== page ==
Hypothes.is

Free! Hypothes.is is a web tool that allows users to annotate online text and webpages. After registering with the Hypothes.is and logging in, users next need to paste the address of the website they wish to annotate into the box. Hypothes.is then loads the website in its shell. To annotate the website, users must first select text with their mouse, and then they can choose to highlight the text in color and/or annotate it. The “Highlight” option places a color overlay on the text, so it stands out when users view the website. The “Annotate” option allows users to add…

Review Overview

A. Instruction - 8.3
B. Design - 8.8
C. Engagement - 8.3

8.5

If You’re Taking Online Notes, You Need This Tool!

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Hypothes.is is a web tool that allows users to annotate online text and webpages. After registering with the Hypothes.is and logging in, users next need to paste the address of the website they wish to annotate into the box. Hypothes.is then loads the website in its shell. To annotate the website, users must first select text with their mouse, and then they can choose to highlight the text in color and/or annotate it. The “Highlight” option places a color overlay on the text, so it stands out when users view the website. The “Annotate” option allows users to add notes, images, stylized text, links, and tags in the margin next to the selected text. When finished, users can decide if they wish to make their notes public or keep them private, and they can send their annotations by clicking the “Share” button and choosing if they wish to send them via email, over social media, or with a direct link. Lastly, when other users view the annotated website that was sent to them, they can click the “Reply” button beneath the annotations to add their thoughts.

Instructional Ideas

  1. When researching a topic, students can locate websites and then use Hypothes.is to make notes about the information and how they could incorporate that information into their assignment. After annotating a website, students can get a link to their annotations via the share option and save that link to a document. As they continue to annotate websites and add links to their document, students will have several pieces of information available when they begin to complete their research project.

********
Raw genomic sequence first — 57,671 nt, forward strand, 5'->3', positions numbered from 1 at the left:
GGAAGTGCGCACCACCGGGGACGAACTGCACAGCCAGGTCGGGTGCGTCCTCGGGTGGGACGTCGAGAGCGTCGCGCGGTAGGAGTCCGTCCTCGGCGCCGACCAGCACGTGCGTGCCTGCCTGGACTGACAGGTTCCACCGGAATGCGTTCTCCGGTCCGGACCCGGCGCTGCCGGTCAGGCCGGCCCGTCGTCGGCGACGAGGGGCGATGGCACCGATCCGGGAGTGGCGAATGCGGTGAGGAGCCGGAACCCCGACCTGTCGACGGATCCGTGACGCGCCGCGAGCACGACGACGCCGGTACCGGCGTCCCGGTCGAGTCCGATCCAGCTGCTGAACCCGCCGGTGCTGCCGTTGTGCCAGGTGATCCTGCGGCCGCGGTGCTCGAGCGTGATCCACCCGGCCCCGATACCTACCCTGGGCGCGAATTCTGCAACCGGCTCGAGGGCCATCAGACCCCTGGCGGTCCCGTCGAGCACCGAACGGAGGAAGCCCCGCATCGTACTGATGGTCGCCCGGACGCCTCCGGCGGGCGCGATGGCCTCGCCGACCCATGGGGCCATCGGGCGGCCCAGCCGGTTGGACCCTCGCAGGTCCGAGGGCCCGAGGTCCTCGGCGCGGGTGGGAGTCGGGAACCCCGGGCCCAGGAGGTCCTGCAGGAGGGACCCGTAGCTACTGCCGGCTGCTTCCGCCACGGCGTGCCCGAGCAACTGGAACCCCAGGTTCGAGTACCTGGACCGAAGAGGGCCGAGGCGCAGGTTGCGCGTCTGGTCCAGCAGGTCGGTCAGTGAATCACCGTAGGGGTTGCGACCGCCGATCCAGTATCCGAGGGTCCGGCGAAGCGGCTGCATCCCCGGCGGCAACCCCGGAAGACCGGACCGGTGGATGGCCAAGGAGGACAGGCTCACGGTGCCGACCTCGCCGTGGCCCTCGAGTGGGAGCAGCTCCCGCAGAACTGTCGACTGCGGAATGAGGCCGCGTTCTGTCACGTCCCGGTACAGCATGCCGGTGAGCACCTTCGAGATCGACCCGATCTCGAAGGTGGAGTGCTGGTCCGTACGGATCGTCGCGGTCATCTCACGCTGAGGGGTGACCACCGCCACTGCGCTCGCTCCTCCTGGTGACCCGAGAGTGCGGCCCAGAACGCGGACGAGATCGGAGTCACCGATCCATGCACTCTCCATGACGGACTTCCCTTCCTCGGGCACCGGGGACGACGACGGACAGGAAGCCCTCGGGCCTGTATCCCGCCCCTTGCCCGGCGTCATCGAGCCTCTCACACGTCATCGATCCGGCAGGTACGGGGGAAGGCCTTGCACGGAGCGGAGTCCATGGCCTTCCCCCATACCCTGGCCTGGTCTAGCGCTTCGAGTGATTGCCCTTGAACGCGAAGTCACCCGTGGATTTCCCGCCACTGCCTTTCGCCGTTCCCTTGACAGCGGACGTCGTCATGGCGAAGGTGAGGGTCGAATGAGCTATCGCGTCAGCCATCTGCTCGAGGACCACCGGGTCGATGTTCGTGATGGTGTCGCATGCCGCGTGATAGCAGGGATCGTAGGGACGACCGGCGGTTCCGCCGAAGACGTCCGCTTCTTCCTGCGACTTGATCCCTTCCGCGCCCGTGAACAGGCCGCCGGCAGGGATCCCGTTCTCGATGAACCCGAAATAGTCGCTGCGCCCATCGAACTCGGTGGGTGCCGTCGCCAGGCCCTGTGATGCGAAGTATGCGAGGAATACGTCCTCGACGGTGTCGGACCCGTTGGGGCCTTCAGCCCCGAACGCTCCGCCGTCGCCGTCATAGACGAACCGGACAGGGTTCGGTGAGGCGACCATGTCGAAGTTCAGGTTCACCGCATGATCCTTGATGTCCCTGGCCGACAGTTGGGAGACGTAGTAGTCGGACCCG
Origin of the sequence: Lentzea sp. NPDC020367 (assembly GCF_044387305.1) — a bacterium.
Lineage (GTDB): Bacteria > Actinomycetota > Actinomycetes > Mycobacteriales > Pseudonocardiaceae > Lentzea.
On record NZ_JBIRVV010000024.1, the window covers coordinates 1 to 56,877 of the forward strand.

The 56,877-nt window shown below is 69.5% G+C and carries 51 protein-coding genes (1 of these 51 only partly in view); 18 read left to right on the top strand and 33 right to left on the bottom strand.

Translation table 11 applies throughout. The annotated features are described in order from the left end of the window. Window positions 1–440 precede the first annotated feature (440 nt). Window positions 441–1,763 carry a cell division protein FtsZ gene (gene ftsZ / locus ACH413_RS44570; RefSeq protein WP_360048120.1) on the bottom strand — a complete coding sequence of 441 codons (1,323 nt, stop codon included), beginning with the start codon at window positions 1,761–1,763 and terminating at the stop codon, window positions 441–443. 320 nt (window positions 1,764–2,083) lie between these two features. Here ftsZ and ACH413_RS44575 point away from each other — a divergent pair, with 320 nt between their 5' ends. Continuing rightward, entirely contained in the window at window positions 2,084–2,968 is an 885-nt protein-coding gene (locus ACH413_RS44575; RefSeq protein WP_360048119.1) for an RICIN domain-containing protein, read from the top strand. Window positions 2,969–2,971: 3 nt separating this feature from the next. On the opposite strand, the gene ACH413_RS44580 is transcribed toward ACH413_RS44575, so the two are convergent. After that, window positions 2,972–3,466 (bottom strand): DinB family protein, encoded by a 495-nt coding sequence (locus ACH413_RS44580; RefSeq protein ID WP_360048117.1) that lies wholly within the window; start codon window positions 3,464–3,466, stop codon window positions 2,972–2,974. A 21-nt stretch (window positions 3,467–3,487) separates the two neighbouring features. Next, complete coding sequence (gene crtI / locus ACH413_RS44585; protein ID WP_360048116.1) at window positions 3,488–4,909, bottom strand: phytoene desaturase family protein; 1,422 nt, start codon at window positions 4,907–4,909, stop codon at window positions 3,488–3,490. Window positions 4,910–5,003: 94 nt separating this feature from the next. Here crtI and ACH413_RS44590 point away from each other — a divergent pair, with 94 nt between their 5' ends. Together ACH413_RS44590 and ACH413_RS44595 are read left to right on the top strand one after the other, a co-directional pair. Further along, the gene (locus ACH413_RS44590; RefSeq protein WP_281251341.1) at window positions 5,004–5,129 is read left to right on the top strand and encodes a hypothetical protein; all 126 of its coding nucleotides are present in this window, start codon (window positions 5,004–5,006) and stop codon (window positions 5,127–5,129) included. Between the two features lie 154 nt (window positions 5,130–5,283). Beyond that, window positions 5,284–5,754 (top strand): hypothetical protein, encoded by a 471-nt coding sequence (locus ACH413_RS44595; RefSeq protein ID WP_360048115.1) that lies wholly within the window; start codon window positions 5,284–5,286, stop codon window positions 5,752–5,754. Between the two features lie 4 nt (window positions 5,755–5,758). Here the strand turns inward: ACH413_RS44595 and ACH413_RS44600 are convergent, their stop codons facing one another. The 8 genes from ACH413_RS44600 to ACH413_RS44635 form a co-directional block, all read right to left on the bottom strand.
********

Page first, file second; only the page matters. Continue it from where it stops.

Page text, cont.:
2. Teachers can assign students an online text to read with specific prompts. As students read, they can highlight the textual evidence they found that corresponds to the prompts and use the annotation tool to write an explanation that connects the evidence to the prompt. When finished, students can share their responses with a classmate or their teacher.
  3. When critiquing a website, teachers can have students use this tool to annotate features they like in the website and features that they do not find appealing. Next, students can write a short explanation about the features explaining their thoughts about it. Students can then share their annotated webpages by posting a link to them in a classroom website. Their classmates can then view the annotated websites and reply to the comments, stating if they agree or disagree with the critique and why.
  4. Teachers can have students read an online text using this website. For each paragraph, teachers can have students use the annotate tool to write a “hashtag” of the paragraph’s meaning, theme, or overall message as a method to summarize the paragraph. That way, when finished, students will have a running record of their ideas throughout the entire text.
  5. This tool can be used to provide feedback to students in response to a website they designed or document they wrote. To begin, students will have to complete their website or document and share it in a public view. Next, students will have to post or send a link to their work in a class website or to a peer. The student’s peer can then load the website or document in Hypothes.is and annotate its strengths, shortcomings, and ideas for improvement. When finished, the peer can send a link of the annotations back to the student who created the website or document, and that student can view the annotations to guide the revision process.
A1. Rigor
A2. 21st Century Skills
A3. Conn. to Future Learning
A4. Value of Errors
A5. Feedback to Teacher
A6. Level of Material
A7. Cooperative Learning
A8. Accom. of Individual Diff.
B1. Ability to Save Progress
B2. Platform Integration
B3. Screen Design
B4. Ease of Use
B5. Navigation
B6. Goal Orientation
B7. Information Presentation
B8. Media Integration
B9. Cultural Sensitivity
C1. Learner Control
C2. Interactivity
C3. Pace
C4. Flexibility
C5. Interest
C6. Aesthetics
C7. Utility

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